Institutional births: Births conducted at hospitals and health institutions increased by 40 percentage points from 38.7 percent during the last NFHS, to 78.9 percent this Survey. The Empowered Action Group (Bihar, Jharkhand, Uttar Pradesh, Uttarakhand, Rajasthan, Madhya Pradesh, Chhattisgarh and Odisha) and Assam, saw a more than 40 percentage point increase.  However, more babies have been delivered through Caesarian than through normal delivery, indicating a push, especially by private players, towards c-sections. The nationwide average on the number of Caesarians conducted has witnessed an increase from 8.5 percent of all deliveries in NHFS 3 to 17.2 percent in NFHS 4. This has prompted the Ministry of Health to ask states to curb caesarians which are not necessary.

Health and sanitation: The Immunisation drives that have been routinely conducted in the country have proven to be successful with 62 percent of children between the ages of 12 and 23 months being fully immunised for BCG, measles, polio, diphtheria and tetanus. This is an increase of 18 percentage points from 43.5 percent in 2005-06. According to the survey, full immunisation coverage increased in the states of Punjab, Bihar and Meghalaya by 29 percentage points each, and by 28 percentage points each in Rajasthan, Uttar Pradesh, Jharkhand and Chhattisgarh.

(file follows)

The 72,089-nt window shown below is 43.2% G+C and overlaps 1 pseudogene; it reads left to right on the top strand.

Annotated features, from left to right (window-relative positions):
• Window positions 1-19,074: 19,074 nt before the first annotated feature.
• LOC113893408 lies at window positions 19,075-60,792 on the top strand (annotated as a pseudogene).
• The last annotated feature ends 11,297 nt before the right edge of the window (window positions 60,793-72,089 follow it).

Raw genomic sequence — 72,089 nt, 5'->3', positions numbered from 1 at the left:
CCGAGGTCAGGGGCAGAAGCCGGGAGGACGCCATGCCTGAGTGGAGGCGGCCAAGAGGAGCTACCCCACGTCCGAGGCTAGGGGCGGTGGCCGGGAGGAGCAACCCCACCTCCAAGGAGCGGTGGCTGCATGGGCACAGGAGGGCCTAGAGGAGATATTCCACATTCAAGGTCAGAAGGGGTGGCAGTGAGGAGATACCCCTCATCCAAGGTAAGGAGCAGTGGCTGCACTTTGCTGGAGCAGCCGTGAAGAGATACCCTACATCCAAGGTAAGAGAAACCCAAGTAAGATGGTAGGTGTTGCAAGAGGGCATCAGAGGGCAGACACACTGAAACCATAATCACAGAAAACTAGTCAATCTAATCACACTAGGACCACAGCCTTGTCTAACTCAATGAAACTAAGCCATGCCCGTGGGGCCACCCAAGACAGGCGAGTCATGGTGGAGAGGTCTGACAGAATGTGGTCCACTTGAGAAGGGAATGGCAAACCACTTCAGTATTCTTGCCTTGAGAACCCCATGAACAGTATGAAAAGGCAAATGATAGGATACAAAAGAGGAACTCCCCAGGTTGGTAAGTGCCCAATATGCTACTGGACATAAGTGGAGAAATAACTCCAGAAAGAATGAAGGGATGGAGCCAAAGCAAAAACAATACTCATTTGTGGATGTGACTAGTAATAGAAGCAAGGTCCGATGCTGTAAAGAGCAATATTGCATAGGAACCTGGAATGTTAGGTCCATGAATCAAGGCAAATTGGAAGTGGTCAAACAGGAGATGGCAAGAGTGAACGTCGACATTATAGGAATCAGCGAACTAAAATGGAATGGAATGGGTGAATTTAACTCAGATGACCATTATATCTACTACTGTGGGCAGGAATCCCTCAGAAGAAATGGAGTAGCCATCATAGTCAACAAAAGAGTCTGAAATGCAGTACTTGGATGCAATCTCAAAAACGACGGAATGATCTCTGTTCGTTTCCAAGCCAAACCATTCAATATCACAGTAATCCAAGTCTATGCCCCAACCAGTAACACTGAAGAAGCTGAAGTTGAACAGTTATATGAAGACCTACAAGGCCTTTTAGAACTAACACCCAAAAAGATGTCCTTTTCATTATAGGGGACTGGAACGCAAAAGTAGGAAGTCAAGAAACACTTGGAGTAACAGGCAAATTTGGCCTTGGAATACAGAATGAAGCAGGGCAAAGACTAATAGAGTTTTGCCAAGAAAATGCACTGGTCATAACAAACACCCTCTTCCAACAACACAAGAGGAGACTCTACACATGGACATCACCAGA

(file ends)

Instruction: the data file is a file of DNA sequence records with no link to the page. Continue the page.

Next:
In the category of children under three who were breastfed within the first hour of their lives, there was an increase of 19 percentage points from NFHS 3. Around 41.6 percent of children are being breast fed within the first one hour, as compared to 23.4 percent a decade ago. However, that still accounts for less than half of the population. The data also showed that breastfeeding has dropped by 10 percentage points in children in the 6-8 month age, once they start receiving semi sold food.

The survey has shown that 58.4 per cent of Indian children below five years of age are anaemic and around 38 per cent of children in the same age group are stunted (low height for age), while 21 percent were wasted (low weight for height) and 36 per cent were underweight (low weight for height). India lags behind in the global nutrition scene with widespread levels of hunger, standing at a dismal 97 among 118 developing countries, according to the Global hunger Index. However, obesity among men has seen an increase of 9.3 percent, and in women, of 8.1 percent.

The percentage of houses using improved sanitation facilities has increased from 29.1 percent to 48.4, while those with access to improved drinking water has also seen an increase 87.6 percent to 89.9 percent.

Women’s empowerment: While literacy rate for women has gone up from 55.1 percent to 68.4 percent, the number of women who got married before the age of 18 has also gone down from 47.4 percent in 2005-06 to 26.8 percent in 2015-16. More number of women (84 percent) are also participating in household decisions now. However, domestoc violence has shown an increase, with 84 percent of married women facing gender-based violence in 2015-16, as opposed to 76.5 percentin the year 2005-06.